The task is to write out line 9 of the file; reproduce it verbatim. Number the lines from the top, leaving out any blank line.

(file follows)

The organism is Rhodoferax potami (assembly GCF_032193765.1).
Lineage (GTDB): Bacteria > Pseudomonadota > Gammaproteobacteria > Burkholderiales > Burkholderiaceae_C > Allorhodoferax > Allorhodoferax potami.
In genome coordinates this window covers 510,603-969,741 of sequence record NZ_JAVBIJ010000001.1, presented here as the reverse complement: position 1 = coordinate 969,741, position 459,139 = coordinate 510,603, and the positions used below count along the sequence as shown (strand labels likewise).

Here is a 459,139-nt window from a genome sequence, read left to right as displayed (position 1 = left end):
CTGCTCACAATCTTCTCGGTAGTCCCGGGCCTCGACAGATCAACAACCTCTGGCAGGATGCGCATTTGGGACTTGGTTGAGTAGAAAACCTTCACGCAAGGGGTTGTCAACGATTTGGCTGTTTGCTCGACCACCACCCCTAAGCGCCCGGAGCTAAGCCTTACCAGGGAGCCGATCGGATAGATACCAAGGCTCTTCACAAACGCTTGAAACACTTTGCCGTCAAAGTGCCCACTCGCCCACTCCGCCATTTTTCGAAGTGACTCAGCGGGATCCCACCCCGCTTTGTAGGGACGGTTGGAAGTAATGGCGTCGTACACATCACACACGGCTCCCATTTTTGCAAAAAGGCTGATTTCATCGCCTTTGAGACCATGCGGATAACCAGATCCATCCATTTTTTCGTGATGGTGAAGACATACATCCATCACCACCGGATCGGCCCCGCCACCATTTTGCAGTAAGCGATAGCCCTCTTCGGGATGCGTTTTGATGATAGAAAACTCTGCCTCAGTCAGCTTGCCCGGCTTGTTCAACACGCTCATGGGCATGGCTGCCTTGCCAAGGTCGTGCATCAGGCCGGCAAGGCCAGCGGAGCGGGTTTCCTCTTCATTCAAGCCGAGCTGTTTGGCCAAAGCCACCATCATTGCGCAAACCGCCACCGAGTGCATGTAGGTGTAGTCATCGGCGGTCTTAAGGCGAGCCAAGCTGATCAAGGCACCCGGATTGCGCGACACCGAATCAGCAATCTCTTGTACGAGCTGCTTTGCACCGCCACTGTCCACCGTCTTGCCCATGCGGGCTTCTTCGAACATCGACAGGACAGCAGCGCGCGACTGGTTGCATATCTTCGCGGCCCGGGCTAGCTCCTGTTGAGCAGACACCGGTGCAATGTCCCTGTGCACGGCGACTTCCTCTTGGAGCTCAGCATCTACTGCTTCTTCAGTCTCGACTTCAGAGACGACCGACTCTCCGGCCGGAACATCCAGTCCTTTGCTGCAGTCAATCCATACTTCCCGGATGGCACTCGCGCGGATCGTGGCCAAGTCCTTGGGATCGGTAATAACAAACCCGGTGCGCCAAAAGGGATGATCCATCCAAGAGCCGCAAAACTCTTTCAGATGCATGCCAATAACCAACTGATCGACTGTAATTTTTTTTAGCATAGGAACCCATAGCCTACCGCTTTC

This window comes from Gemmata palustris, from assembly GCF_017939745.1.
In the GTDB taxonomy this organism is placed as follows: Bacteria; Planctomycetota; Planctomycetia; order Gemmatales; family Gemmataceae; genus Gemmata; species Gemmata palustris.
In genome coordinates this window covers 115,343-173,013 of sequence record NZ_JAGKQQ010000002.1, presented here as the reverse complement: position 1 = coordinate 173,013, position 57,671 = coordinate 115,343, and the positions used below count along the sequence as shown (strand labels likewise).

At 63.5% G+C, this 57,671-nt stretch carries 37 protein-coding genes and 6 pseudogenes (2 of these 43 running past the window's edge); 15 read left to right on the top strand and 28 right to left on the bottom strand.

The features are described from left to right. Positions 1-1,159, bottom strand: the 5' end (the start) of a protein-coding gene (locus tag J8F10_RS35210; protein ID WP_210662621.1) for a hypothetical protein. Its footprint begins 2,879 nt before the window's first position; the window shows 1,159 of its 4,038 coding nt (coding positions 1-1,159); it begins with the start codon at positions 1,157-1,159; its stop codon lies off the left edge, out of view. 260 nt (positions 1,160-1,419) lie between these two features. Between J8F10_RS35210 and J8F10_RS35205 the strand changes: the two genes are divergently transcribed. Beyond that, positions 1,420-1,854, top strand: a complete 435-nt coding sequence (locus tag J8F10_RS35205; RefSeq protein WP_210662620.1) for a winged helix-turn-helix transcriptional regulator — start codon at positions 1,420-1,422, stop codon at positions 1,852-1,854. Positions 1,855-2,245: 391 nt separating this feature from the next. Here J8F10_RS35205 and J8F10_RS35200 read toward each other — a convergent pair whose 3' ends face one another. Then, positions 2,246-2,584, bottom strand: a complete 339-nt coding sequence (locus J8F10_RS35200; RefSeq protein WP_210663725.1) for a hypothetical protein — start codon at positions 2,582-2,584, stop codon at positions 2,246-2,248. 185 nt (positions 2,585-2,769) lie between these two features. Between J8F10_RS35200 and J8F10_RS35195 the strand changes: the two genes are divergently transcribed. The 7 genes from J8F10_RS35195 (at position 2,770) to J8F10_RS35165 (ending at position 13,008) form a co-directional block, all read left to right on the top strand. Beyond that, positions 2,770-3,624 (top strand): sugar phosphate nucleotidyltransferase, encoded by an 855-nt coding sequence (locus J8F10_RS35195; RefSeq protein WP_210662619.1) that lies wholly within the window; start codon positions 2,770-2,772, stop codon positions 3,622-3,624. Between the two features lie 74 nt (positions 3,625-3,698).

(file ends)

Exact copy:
At 63.5% G+C, this 57,671-nt stretch carries 37 protein-coding genes and 6 pseudogenes (2 of these 43 running past the window's edge); 15 read left to right on the top strand and 28 right to left on the bottom strand.